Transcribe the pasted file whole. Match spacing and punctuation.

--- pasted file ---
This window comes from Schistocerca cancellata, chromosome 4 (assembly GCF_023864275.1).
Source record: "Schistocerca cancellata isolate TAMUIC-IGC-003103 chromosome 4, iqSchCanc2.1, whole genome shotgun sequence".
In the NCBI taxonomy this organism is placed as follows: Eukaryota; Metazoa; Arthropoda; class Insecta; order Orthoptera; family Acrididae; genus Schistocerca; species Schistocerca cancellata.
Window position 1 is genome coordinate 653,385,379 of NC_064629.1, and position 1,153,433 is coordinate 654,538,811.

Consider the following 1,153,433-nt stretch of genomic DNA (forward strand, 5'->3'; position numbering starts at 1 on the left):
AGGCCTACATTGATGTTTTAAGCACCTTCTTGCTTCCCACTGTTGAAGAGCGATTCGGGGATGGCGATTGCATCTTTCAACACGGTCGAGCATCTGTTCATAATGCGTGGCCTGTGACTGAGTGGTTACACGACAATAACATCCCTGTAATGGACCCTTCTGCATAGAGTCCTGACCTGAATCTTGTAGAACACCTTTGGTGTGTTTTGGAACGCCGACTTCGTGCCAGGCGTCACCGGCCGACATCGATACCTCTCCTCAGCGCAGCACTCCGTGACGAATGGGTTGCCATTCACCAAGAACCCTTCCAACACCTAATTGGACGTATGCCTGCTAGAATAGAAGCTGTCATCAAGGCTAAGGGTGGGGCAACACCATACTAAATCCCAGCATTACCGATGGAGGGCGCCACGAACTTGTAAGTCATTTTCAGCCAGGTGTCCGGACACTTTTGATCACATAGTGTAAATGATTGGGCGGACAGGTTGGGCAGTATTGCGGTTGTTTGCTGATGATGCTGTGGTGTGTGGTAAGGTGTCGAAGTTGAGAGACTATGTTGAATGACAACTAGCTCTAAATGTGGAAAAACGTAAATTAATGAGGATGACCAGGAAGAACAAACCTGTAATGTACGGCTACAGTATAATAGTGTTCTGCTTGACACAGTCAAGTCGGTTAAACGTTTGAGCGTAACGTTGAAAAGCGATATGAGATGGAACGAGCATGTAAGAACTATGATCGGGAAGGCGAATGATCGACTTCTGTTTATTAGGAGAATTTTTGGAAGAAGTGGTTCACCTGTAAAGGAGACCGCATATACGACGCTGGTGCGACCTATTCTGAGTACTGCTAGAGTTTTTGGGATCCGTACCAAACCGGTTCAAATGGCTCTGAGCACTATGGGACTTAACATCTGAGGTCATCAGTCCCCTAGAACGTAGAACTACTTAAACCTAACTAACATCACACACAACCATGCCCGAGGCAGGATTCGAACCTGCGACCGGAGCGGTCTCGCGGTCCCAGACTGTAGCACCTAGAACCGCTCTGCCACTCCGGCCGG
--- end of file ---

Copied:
This window comes from Schistocerca cancellata, chromosome 4 (assembly GCF_023864275.1).
Source record: "Schistocerca cancellata isolate TAMUIC-IGC-003103 chromosome 4, iqSchCanc2.1, whole genome shotgun sequence".
In the NCBI taxonomy this organism is placed as follows: Eukaryota; Metazoa; Arthropoda; class Insecta; order Orthoptera; family Acrididae; genus Schistocerca; species Schistocerca cancellata.
Window position 1 is genome coordinate 653,385,379 of NC_064629.1, and position 1,153,433 is coordinate 654,538,811.

Consider the following 1,153,433-nt stretch of genomic DNA (forward strand, 5'->3'; position numbering starts at 1 on the left):
AGGCCTACATTGATGTTTTAAGCACCTTCTTGCTTCCCACTGTTGAAGAGCGATTCGGGGATGGCGATTGCATCTTTCAACACGGTCGAGCATCTGTTCATAATGCGTGGCCTGTGACTGAGTGGTTACACGACAATAACATCCCTGTAATGGACCCTTCTGCATAGAGTCCTGACCTGAATCTTGTAGAACACCTTTGGTGTGTTTTGGAACGCCGACTTCGTGCCAGGCGTCACCGGCCGACATCGATACCTCTCCTCAGCGCAGCACTCCGTGACGAATGGGTTGCCATTCACCAAGAACCCTTCCAACACCTAATTGGACGTATGCCTGCTAGAATAGAAGCTGTCATCAAGGCTAAGGGTGGGGCAACACCATACTAAATCCCAGCATTACCGATGGAGGGCGCCACGAACTTGTAAGTCATTTTCAGCCAGGTGTCCGGACACTTTTGATCACATAGTGTAAATGATTGGGCGGACAGGTTGGGCAGTATTGCGGTTGTTTGCTGATGATGCTGTGGTGTGTGGTAAGGTGTCGAAGTTGAGAGACTATGTTGAATGACAACTAGCTCTAAATGTGGAAAAACGTAAATTAATGAGGATGACCAGGAAGAACAAACCTGTAATGTACGGCTACAGTATAATAGTGTTCTGCTTGACACAGTCAAGTCGGTTAAACGTTTGAGCGTAACGTTGAAAAGCGATATGAGATGGAACGAGCATGTAAGAACTATGATCGGGAAGGCGAATGATCGACTTCTGTTTATTAGGAGAATTTTTGGAAGAAGTGGTTCACCTGTAAAGGAGACCGCATATACGACGCTGGTGCGACCTATTCTGAGTACTGCTAGAGTTTTTGGGATCCGTACCAAACCGGTTCAAATGGCTCTGAGCACTATGGGACTTAACATCTGAGGTCATCAGTCCCCTAGAACGTAGAACTACTTAAACCTAACTAACATCACACACAACCATGCCCGAGGCAGGATTCGAACCTGCGACCGGAGCGGTCTCGCGGTCCCAGACTGTAGCACCTAGAACCGCTCTGCCACTCCGGCCGG